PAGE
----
The conjugated dienes include the following: hydrocarbon conjugated dienes such: as butadiene lfi, isoprene, 2,3 dimethylbutadiene-lA; piperylene, pentadiene-l,3,2- Phenylbutadiene LS, and the like; the polar conjugated dien'es such as 1-' and Z-cyanobutadiene, 1,3,2-chlorobutadiene=l,3 and the-like.
Monomer material having a plurality of polymerizable unsaturated carbon-to-carbon bonds at least two of which are non-conjugated, and include: The polyunsaturated estersof olefi'nic alcoh'ols and unsaturated monocarboxylic acids such: as the vinyl, v-inyliden'e, and allylesters of unsaturated monocarboxylic aeidssuch as vinyl acrylate, allyl acrylate", the vinyl and allylesters of wand substituted ac-rylates: such: as vinyl methacrylate, vinyl erotonate, vinyl ethac'rylate, allylmet-hacryla'te, allyl ethacrylate', vinyl a-"chldroacr ylate, allyl' a-hydroxyethyl acrylate, and the like; the polyunsaturated esters of saturated dicarboxylic andpoly'carboxylic acids such asthe vinyl, vinylidene, allyl esters and mixed esters of such dicarboxylic acids as oxalic, malonic, succinic, glutaric, adipic, tartaric, citric, and the like; polyunsaturated esters of unsaturated polycarboxylic acids, such as the vinyl, vinylidene, andallyl esters and mixed esters of the unsaturated polycarboxylic acids such as maleic, citraconic, itaconic', mesaconic, fumaric, muconic, chloromaleic, aconitic and the like including such monomers as diallyl fumarate, diallyl homophthalate, diallyl itaconic, diallyl ester ofmnconic acid, diallyl maleate, diallyl phthalate,
ii diallyl isophthalate, diallyl terephthalate, and the like; polyhydroxy esters of unsaturated acids such as the glycol esters, glycol ether esters, the trihydroxy-, tetrahydroxy-, pentahydroXy-, heXahydroXy-esters including the glycerides, the pentoses, the hexose esters of acrylic acid and 01- and fi-substituted acrylic acid such as ethylene diacrylate, ethylene dimethacrylate, propylene diniethacrylat'e, glycerol dimethacrylate, glyceryl trimethacrylate, tetramethylene diacrylate and dimet-hacrylate, t'etraethylene glycol dimethacrylate and the like; polyunsaturated acid amides such as- N,N-diallyl acrylamide, N,N-diallyl methacrylamide, N,N-methylene bisac'rylamid'e and the like; polyunsaturated ethers such as divinyl ether, diallyl ether, divinyl carbitol, divinyl ether of diethyleue glycol and the like; polyunsaturated triazines, the diallyl cyanurates, triallyl cyanurate, the diand tri-vinyl cyanurates and derivatives of these and the like; the polyalkene aryl compounds and derivatives including the polyvlnyl polyvin'yi'ide'neand polyallyl ar'yl compou'nds, such as divinyl benzene, trivinyl benzene, divinyl toluene, trivinyl toluene, divinyl xylene, divinyl ethyl benzene, divinyl bipheriyl and divinyl biphenyl oxide, divinyln-aphthalenes, divinyl methylnaphthalenes, and derivatives of these including those with alkyl, alkoXy, phenoXy, a'cetyl, isocyano, amino,
nitrile, trifiuoro methyl, and halo (F, Cl, B rfgroups and the like; and other monomers containing a pluralit'y'of vinyl, vinyliclene, allyl, alke'riyl arid other p'olymeriz'able unsaturated double and triple bonds.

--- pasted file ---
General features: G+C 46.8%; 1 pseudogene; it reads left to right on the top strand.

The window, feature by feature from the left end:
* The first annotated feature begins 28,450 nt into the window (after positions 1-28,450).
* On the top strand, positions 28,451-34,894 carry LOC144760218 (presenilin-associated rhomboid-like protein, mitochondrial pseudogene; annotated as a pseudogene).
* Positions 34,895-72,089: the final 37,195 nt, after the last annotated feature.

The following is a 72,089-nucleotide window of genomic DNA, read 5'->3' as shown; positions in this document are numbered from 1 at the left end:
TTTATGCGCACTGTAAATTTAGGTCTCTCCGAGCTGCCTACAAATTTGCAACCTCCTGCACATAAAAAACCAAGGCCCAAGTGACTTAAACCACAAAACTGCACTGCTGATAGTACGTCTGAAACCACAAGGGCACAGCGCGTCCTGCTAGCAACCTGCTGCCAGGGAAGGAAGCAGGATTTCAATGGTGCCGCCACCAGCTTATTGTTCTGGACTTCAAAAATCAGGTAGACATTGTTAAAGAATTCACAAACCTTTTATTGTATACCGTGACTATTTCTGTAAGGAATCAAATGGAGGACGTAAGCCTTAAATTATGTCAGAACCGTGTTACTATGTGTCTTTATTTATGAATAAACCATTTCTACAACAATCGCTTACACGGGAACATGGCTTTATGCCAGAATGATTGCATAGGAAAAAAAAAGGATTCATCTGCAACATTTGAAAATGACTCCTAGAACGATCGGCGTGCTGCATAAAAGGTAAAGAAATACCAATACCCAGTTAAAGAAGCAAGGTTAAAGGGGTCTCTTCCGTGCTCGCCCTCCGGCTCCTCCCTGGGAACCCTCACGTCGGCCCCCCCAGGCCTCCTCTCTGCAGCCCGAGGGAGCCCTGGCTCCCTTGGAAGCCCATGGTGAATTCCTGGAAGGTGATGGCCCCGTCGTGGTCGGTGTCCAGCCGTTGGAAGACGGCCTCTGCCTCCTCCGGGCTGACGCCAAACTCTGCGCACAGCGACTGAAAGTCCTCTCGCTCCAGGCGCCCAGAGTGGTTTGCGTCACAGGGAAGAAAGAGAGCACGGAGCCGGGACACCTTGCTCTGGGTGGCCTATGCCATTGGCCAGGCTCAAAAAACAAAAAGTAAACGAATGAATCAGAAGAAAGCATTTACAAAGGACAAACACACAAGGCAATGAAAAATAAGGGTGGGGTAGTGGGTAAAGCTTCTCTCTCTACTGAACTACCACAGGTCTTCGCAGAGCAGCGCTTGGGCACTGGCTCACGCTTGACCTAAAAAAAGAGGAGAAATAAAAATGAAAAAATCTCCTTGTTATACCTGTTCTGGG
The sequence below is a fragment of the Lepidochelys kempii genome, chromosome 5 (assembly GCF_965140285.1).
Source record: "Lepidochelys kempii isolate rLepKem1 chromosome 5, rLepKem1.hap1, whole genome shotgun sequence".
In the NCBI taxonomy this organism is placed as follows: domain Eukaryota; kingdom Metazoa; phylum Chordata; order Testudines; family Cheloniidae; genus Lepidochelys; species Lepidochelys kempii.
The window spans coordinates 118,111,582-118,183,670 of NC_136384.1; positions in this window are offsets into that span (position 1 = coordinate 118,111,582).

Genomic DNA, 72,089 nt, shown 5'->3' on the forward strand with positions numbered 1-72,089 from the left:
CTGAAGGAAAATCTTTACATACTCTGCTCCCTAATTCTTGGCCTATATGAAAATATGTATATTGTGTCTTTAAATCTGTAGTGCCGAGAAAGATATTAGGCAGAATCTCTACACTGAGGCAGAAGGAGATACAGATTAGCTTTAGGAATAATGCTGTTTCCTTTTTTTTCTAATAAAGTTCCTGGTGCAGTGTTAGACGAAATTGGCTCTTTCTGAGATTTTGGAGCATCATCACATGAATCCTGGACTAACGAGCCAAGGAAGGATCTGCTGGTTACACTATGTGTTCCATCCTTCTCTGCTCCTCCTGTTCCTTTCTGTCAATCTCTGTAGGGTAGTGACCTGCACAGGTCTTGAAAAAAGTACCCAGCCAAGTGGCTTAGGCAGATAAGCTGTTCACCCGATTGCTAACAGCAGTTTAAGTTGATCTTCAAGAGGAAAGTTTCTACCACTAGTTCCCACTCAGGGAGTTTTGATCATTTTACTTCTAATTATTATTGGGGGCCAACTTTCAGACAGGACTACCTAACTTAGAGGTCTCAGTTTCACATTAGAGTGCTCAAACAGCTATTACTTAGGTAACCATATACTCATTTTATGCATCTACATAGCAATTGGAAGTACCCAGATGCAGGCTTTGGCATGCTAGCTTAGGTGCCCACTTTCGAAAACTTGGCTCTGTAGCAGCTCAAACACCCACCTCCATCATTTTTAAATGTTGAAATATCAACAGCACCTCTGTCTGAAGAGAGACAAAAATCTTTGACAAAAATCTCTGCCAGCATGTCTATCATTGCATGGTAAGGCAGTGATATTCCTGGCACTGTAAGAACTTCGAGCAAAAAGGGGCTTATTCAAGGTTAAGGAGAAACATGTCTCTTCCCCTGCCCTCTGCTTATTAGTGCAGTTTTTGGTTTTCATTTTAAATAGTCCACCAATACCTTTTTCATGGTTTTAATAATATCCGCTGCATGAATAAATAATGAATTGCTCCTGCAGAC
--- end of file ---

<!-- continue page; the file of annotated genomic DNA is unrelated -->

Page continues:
The s'ils'esquioxanes employed herein are. those hauling the unit formula RSiOm wherein R a memfier selected from the group consisting of the methyl, ethyl, vinyl, phenyl and 3,3,3-trifluoropropyl radicals, saidsilses'qnioxane having a particle size in the range of 10 to 1000 A, While the particle size of the sils'esquioxane can range from 10 to 1000 A. it is preferably in the range of 50 to 5 00 A.
The amount of silsesqui'oxane employed in the lateri can vary widely and will be determined by the ultimate properties desired in the product. Generally speakiri'g, however, between 10 and 200 parts (preferably 20 of silsesquioxane per 1'00 parts of organic almer-win be employed.
The s'ilsesquioXanes employed herein cs be re qrae, for example, by adding a silane of the formula RSi(O ")3 to a water-surfactant mixture, with agitation under acidic or basic conditions. In order to' obtain sils'es'quioxanes' of the desired particle size, the amount of silane added must be less than 10 percent based on the combined weights of the silane, water and surfactant. The exact amount of silane that can be added depends on the substituent R} For exam le, when Risa methyl radical, about It) percent can be added, when R is a phenyl radical, abet-11 4 percent can be added, and when R is a ropyl radical, about 8 p'e'rcent can be added. When it is desirable to use a greater, amount of silane, it is' essential that the silane be added at a rate of less than one mole of silane per hour Even at this slow rate of addition it is not possibleft crease the amount of silaiie to more than about 35' percent based on the combined weights of the silane, water andsurfactaht, andj agairi are exact amount. will de end 611' snu stituent R. For a complete diseldsiire on the silsesquioxane's and the above methods for preparing thni, attention is' directed to abandoned U. S. patentapplicati'on Ser. 1%. 427,077, filed Jan. 21, 1965 by cured; and,